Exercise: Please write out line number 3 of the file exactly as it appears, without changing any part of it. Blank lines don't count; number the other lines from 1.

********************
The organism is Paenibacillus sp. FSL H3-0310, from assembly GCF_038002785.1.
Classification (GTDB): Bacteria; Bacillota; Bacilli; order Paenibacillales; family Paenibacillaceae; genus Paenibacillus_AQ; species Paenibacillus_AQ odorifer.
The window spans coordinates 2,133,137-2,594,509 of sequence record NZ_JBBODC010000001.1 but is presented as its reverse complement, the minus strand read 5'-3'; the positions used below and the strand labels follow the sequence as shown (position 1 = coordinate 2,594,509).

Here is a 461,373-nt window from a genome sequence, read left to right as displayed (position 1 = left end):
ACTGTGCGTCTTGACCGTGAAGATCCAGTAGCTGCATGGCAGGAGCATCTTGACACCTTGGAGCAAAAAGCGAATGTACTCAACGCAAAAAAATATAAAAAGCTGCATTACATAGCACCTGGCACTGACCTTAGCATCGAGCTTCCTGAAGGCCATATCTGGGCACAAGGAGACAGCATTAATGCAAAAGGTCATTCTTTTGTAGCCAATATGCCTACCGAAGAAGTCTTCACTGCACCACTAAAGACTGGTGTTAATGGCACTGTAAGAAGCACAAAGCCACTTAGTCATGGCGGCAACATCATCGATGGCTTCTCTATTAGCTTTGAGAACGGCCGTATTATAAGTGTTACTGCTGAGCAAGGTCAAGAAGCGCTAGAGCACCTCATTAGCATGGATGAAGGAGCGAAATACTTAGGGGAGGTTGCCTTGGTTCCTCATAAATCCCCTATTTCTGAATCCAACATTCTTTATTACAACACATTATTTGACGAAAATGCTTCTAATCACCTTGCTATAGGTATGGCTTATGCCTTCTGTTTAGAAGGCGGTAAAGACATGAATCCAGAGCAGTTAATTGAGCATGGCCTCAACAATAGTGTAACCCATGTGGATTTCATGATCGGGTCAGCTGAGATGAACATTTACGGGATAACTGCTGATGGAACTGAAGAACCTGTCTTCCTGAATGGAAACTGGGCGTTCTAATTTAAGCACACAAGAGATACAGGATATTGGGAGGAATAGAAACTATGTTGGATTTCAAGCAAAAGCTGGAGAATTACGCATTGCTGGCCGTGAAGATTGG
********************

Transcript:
The window spans coordinates 2,133,137-2,594,509 of sequence record NZ_JBBODC010000001.1 but is presented as its reverse complement, the minus strand read 5'-3'; the positions used below and the strand labels follow the sequence as shown (position 1 = coordinate 2,594,509).